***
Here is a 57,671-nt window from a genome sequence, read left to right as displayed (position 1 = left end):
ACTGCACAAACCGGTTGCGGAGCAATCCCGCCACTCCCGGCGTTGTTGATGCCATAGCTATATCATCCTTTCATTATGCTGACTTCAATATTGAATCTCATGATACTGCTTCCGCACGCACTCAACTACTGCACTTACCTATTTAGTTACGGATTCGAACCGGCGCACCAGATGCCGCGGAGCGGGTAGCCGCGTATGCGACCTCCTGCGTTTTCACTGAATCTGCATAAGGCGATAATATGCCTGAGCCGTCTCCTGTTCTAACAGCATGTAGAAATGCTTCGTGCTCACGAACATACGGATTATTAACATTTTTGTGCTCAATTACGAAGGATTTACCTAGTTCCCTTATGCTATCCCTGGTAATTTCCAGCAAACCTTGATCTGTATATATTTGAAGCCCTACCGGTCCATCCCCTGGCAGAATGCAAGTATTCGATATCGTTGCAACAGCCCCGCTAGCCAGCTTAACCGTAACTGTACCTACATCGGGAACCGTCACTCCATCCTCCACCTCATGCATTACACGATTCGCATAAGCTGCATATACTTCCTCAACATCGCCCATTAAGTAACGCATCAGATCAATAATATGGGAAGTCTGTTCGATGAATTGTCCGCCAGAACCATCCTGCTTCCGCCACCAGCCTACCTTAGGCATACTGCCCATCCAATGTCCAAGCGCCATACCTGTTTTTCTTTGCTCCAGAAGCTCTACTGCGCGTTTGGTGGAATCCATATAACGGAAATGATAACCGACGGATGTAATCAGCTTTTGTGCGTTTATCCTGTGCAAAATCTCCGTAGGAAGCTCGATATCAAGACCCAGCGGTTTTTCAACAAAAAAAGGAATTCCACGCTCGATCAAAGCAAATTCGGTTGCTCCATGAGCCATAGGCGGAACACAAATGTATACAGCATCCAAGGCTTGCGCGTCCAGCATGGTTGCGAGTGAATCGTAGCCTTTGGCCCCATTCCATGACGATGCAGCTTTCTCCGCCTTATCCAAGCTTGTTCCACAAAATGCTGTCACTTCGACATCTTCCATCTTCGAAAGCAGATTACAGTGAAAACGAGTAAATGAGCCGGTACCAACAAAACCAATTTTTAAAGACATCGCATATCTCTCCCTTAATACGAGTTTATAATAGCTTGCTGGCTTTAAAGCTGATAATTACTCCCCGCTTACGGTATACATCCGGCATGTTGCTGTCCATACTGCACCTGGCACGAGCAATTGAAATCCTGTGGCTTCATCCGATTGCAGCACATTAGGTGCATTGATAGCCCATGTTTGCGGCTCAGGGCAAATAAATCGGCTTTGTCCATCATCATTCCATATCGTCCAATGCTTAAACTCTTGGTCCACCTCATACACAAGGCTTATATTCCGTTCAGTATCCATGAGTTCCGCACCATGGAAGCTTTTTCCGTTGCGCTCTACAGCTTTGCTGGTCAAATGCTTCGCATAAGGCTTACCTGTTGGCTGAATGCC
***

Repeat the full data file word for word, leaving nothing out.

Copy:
Here is a 57,671-nt window from a genome sequence, read left to right as displayed (position 1 = left end):
ACTGCACAAACCGGTTGCGGAGCAATCCCGCCACTCCCGGCGTTGTTGATGCCATAGCTATATCATCCTTTCATTATGCTGACTTCAATATTGAATCTCATGATACTGCTTCCGCACGCACTCAACTACTGCACTTACCTATTTAGTTACGGATTCGAACCGGCGCACCAGATGCCGCGGAGCGGGTAGCCGCGTATGCGACCTCCTGCGTTTTCACTGAATCTGCATAAGGCGATAATATGCCTGAGCCGTCTCCTGTTCTAACAGCATGTAGAAATGCTTCGTGCTCACGAACATACGGATTATTAACATTTTTGTGCTCAATTACGAAGGATTTACCTAGTTCCCTTATGCTATCCCTGGTAATTTCCAGCAAACCTTGATCTGTATATATTTGAAGCCCTACCGGTCCATCCCCTGGCAGAATGCAAGTATTCGATATCGTTGCAACAGCCCCGCTAGCCAGCTTAACCGTAACTGTACCTACATCGGGAACCGTCACTCCATCCTCCACCTCATGCATTACACGATTCGCATAAGCTGCATATACTTCCTCAACATCGCCCATTAAGTAACGCATCAGATCAATAATATGGGAAGTCTGTTCGATGAATTGTCCGCCAGAACCATCCTGCTTCCGCCACCAGCCTACCTTAGGCATACTGCCCATCCAATGTCCAAGCGCCATACCTGTTTTTCTTTGCTCCAGAAGCTCTACTGCGCGTTTGGTGGAATCCATATAACGGAAATGATAACCGACGGATGTAATCAGCTTTTGTGCGTTTATCCTGTGCAAAATCTCCGTAGGAAGCTCGATATCAAGACCCAGCGGTTTTTCAACAAAAAAAGGAATTCCACGCTCGATCAAAGCAAATTCGGTTGCTCCATGAGCCATAGGCGGAACACAAATGTATACAGCATCCAAGGCTTGCGCGTCCAGCATGGTTGCGAGTGAATCGTAGCCTTTGGCCCCATTCCATGACGATGCAGCTTTCTCCGCCTTATCCAAGCTTGTTCCACAAAATGCTGTCACTTCGACATCTTCCATCTTCGAAAGCAGATTACAGTGAAAACGAGTAAATGAGCCGGTACCAACAAAACCAATTTTTAAAGACATCGCATATCTCTCCCTTAATACGAGTTTATAATAGCTTGCTGGCTTTAAAGCTGATAATTACTCCCCGCTTACGGTATACATCCGGCATGTTGCTGTCCATACTGCACCTGGCACGAGCAATTGAAATCCTGTGGCTTCATCCGATTGCAGCACATTAGGTGCATTGATAGCCCATGTTTGCGGCTCAGGGCAAATAAATCGGCTTTGTCCATCATCATTCCATATCGTCCAATGCTTAAACTCTTGGTCCACCTCATACACAAGGCTTATATTCCGTTCAGTATCCATGAGTTCCGCACCATGGAAGCTTTTTCCGTTGCGCTCTACAGCTTTGCTGGTCAAATGCTTCGCATAAGGCTTACCTGTTGGCTGAATGCC